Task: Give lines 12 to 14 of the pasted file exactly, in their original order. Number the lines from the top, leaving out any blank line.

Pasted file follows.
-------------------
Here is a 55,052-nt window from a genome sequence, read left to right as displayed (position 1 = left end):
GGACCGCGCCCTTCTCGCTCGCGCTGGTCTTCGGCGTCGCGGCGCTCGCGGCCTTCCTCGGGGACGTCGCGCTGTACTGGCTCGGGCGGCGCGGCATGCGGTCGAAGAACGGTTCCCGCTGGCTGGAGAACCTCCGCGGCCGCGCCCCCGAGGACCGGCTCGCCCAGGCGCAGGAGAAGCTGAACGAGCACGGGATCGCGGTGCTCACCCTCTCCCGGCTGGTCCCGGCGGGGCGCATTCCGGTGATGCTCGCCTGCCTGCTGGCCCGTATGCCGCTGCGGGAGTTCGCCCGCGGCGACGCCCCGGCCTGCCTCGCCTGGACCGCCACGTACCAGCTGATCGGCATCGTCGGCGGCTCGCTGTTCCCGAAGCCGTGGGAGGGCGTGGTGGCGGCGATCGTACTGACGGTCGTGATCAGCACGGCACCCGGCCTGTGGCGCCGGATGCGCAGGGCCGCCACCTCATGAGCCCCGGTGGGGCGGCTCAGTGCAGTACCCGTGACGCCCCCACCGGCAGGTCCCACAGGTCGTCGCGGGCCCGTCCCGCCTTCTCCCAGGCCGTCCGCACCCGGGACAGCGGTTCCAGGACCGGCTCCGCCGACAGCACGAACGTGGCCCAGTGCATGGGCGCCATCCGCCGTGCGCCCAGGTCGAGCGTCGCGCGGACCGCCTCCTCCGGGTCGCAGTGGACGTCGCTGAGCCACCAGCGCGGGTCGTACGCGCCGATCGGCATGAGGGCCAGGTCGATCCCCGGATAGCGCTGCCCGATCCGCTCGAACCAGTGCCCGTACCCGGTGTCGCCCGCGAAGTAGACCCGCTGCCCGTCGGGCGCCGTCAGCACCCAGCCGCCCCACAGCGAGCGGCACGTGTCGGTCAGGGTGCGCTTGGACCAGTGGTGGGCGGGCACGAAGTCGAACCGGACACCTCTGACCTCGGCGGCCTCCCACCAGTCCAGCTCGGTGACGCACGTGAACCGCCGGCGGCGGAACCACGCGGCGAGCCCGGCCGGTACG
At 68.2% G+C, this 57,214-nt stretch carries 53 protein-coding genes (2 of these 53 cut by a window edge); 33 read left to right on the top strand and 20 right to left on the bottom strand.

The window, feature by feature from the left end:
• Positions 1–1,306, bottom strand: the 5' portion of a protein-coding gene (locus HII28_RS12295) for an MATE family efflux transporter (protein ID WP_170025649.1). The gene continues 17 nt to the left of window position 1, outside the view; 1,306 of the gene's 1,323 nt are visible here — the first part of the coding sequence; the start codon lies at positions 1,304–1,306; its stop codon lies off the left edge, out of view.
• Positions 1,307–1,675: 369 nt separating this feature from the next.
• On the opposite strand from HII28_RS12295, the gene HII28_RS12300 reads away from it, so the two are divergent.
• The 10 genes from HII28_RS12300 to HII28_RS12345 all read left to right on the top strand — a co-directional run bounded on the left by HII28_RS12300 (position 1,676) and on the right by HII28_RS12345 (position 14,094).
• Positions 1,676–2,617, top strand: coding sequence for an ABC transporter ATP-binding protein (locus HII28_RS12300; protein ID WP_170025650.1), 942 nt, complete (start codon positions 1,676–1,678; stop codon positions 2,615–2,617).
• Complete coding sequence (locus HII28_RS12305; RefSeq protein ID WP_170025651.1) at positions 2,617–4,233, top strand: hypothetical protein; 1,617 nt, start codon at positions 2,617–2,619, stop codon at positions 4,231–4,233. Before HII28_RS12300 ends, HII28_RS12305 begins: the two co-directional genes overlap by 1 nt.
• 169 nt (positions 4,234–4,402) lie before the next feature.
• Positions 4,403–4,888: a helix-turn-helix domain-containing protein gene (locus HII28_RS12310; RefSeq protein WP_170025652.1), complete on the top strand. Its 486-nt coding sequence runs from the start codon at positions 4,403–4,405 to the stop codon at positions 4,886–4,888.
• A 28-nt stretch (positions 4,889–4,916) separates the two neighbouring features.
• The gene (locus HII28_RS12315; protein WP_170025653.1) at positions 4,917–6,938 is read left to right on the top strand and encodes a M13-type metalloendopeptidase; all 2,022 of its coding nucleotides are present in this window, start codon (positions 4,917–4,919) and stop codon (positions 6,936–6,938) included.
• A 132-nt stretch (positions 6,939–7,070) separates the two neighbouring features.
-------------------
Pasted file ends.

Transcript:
• Positions 4,403–4,888: a helix-turn-helix domain-containing protein gene (locus HII28_RS12310; RefSeq protein WP_170025652.1), complete on the top strand. Its 486-nt coding sequence runs from the start codon at positions 4,403–4,405 to the stop codon at positions 4,886–4,888.
• A 28-nt stretch (positions 4,889–4,916) separates the two neighbouring features.
• The gene (locus HII28_RS12315; protein WP_170025653.1) at positions 4,917–6,938 is read left to right on the top strand and encodes a M13-type metalloendopeptidase; all 2,022 of its coding nucleotides are present in this window, start codon (positions 4,917–4,919) and stop codon (positions 6,936–6,938) included.